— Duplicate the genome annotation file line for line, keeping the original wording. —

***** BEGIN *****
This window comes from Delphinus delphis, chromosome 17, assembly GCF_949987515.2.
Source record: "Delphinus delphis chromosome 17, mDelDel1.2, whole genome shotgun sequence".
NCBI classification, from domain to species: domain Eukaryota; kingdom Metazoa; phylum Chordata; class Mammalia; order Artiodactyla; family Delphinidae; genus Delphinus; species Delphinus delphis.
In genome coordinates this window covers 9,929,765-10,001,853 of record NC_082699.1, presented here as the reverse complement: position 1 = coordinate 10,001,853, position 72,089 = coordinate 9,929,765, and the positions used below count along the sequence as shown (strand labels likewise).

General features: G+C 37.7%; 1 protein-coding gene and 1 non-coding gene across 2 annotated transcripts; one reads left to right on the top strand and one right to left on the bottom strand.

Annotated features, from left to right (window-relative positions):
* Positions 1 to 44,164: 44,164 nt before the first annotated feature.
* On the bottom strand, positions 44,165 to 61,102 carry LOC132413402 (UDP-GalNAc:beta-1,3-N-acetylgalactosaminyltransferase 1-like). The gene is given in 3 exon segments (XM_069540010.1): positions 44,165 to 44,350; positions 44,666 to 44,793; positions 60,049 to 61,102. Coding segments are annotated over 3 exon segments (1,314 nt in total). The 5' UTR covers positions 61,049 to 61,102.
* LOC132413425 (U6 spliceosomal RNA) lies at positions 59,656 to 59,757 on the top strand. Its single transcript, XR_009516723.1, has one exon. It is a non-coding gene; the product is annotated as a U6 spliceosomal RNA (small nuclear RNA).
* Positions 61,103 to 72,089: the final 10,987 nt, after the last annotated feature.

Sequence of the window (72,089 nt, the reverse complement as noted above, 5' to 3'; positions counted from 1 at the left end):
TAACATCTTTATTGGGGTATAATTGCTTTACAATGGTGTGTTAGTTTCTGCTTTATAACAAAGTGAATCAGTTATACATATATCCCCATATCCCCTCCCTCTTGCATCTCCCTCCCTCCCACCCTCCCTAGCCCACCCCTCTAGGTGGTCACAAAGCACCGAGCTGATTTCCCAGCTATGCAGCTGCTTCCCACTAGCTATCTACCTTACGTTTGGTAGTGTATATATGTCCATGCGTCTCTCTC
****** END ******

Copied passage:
This window comes from Delphinus delphis, chromosome 17, assembly GCF_949987515.2.
Source record: "Delphinus delphis chromosome 17, mDelDel1.2, whole genome shotgun sequence".
NCBI classification, from domain to species: domain Eukaryota; kingdom Metazoa; phylum Chordata; class Mammalia; order Artiodactyla; family Delphinidae; genus Delphinus; species Delphinus delphis.
In genome coordinates this window covers 9,929,765-10,001,853 of record NC_082699.1, presented here as the reverse complement: position 1 = coordinate 10,001,853, position 72,089 = coordinate 9,929,765, and the positions used below count along the sequence as shown (strand labels likewise).

General features: G+C 37.7%; 1 protein-coding gene and 1 non-coding gene across 2 annotated transcripts; one reads left to right on the top strand and one right to left on the bottom strand.

Annotated features, from left to right (window-relative positions):
* Positions 1 to 44,164: 44,164 nt before the first annotated feature.
* On the bottom strand, positions 44,165 to 61,102 carry LOC132413402 (UDP-GalNAc:beta-1,3-N-acetylgalactosaminyltransferase 1-like). The gene is given in 3 exon segments (XM_069540010.1): positions 44,165 to 44,350; positions 44,666 to 44,793; positions 60,049 to 61,102. Coding segments are annotated over 3 exon segments (1,314 nt in total). The 5' UTR covers positions 61,049 to 61,102.
* LOC132413425 (U6 spliceosomal RNA) lies at positions 59,656 to 59,757 on the top strand. Its single transcript, XR_009516723.1, has one exon. It is a non-coding gene; the product is annotated as a U6 spliceosomal RNA (small nuclear RNA).
* Positions 61,103 to 72,089: the final 10,987 nt, after the last annotated feature.

Sequence of the window (72,089 nt, the reverse complement as noted above, 5' to 3'; positions counted from 1 at the left end):
TAACATCTTTATTGGGGTATAATTGCTTTACAATGGTGTGTTAGTTTCTGCTTTATAACAAAGTGAATCAGTTATACATATATCCCCATATCCCCTCCCTCTTGCATCTCCCTCCCTCCCACCCTCCCTAGCCCACCCCTCTAGGTGGTCACAAAGCACCGAGCTGATTTCCCAGCTATGCAGCTGCTTCCCACTAGCTATCTACCTTACGTTTGGTAGTGTATATATGTCCATGCGTCTCTCTC